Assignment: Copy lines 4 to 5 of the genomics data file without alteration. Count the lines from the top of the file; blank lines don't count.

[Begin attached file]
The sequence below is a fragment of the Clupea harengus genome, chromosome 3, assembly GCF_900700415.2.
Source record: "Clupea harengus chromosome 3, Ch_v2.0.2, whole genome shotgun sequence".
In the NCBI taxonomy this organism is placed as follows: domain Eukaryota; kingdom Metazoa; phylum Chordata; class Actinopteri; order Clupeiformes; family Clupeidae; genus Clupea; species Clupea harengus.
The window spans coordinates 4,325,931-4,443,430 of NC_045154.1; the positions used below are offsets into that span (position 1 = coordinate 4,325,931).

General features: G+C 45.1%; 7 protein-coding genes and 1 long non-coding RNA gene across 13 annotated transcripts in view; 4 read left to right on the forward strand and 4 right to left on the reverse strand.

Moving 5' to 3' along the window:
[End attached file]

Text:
The window spans coordinates 4,325,931-4,443,430 of NC_045154.1; the positions used below are offsets into that span (position 1 = coordinate 4,325,931).

General features: G+C 45.1%; 7 protein-coding genes and 1 long non-coding RNA gene across 13 annotated transcripts in view; 4 read left to right on the forward strand and 4 right to left on the reverse strand.